In her video, Rohini profiles a 13-year-old devdasi called Priyanka. A friend of Rohini’s husband is a cable television dealer and is the one who introduced Rohini to them. “Priyanka has never been to school and doesn’t know a single letter of the alphabet,” Rohini told us. The women were unwilling to speak openly on camera, “stop asking us such questions,” they said. When she was shooting the dancing, the women and the musicians thought she was recording footage to accompany religious hymns for a music CD.
“I felt really bad for these women. I always thought there was something divine and respectful about them. But after talking to them I realized it is nothing like that,” Rohini said. It is usually parents who cannot conceive who make the promise to dedicate their child to God should they be granted one. So, usually temple slaves are single children and take on the burden of supporting their families with the money they make from dancing at various religious festivals and prostitution. When they are five years old, they are sent to accompany troupes of devdasis so that they can learn the songs and dances. Rohini related, “One woman was an only daughter and she started crying – she said, why did my parents leave me? Was I a burden?”
As they get older, it is harder for them to make money through prostitution and so they do housework and other errands for the priests and wealthy men in the village. “Imagine a woman who has a husband, no one would dare approach them…but these women are alone, they have no support system. So they are used in this way,” said Rohini.
After four years of devastation in southern Lebanon, reconstruction is beginning. In the film by UN in Action, a new program supported by ILO, the International Labour Organization, is training young people at risk for long-term unemployment. One of them is a determined young woman studying to become southern Lebanon’s first woman electrician.
Around the world, hundreds of thousands of women die every year due to pregnancy-related causes. A new human rights study suggests that discrimination against women plays a significant role in this chronic global problem. This film from the UN in Action examines the situation for mothers in India.
This week at Media Voices, we have a wonderful blog from Jamila Larson, Baby on a Tightrope, about the mutually life-changing effect of mentoring a friend’s baby. As I write this, there is a story on the front page of The New York Times “Cuts to Head Start Show Challenge of Fiscal Restraint.” Head Start. [...]
Mari Marcel Thekaekara is a professional journalist on social issues and a media campaigner on the rights of Adivasi, Dalits and other disadvantaged groups. Mari has written in national and international magazines and newspapers as well as on websites which include The Hindu, Statesman, Times of India, Indian Express, Frontline, Economic and Political Weekly, Hindustan Times, Seminar, Infochange, New Internationalist and The Guardian.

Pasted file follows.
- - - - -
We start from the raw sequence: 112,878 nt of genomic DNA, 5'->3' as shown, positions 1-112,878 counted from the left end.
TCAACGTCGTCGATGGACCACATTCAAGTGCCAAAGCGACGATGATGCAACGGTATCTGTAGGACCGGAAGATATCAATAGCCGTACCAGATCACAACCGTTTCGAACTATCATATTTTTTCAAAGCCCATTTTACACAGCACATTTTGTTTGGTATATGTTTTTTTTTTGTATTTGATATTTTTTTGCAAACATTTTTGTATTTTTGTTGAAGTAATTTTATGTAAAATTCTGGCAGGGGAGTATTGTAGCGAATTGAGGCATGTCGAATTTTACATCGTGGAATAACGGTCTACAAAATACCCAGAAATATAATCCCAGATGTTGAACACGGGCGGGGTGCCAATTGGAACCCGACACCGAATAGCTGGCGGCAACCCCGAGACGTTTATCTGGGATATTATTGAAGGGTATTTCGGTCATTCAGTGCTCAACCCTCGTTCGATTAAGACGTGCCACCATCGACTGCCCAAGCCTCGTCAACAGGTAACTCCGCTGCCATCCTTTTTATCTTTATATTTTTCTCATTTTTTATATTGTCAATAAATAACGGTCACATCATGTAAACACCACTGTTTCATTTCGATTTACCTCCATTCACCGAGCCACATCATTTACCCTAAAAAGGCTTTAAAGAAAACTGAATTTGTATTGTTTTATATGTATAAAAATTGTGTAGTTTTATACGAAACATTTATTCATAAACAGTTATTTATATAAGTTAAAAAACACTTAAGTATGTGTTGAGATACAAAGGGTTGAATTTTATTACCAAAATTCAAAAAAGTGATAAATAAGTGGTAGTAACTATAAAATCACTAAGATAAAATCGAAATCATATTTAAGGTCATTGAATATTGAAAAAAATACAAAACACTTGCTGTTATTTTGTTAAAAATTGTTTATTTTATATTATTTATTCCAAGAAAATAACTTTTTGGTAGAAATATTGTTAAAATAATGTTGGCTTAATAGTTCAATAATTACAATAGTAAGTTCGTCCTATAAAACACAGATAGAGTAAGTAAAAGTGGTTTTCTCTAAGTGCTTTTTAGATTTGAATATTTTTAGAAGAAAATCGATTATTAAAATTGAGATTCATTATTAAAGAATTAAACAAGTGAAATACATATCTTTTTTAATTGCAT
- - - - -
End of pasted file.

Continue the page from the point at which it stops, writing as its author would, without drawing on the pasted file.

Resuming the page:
This is an article written by Mari Marcel Thekaekara for the Dalit Network Netherlands, as part of a series of articles on issues relating to Dalit women, men and children.
Thekaekara is a professional journalist on social issues and a media campaigner on the rights of Adivasi, Dalits and other disadvantaged groups. She has written in national and international magazines and newspapers as well as on websites which include The Hindu, Statesman, Times of India, Indian Express, Frontline, Economic and Political Weekly, Hindustan Times, Seminar, Infochange, New Internationalist and The Guardian.
Mari Marcel Thekaekara has written extensively on the issue of Dalit human rights, including the (violation of) rights of Dalit women, for e.g. the National Campaign for Dalit Human Rights, Action Aid, Christian Aid and the Commonwealth Human Rights Initiative. A piece she wrote for The Hindu on children of sanitation workers won the Press Club Best Article of the Month award in 2004.
In particular, Thekaekara has closely tracked the issue of manual scavenging for over a decade. In 1999 she published the book Endless Filth which contributed significantly to attracting attention to the issue. Thekaekara has also documented in a number of articles the struggle against manual scavenging by the Safai Karmachari Andolan (SKA), a national movement against this inhuman practice.
We in the US are avid sports fans. Whether watching, playing, or cheering for our favorite sports teams, we make sports a central part of our lives. And after years of mild interest, it appears that US citizens have finally added soccer to their list of favorite sporting events. An estimated 19 million viewers tuned [...]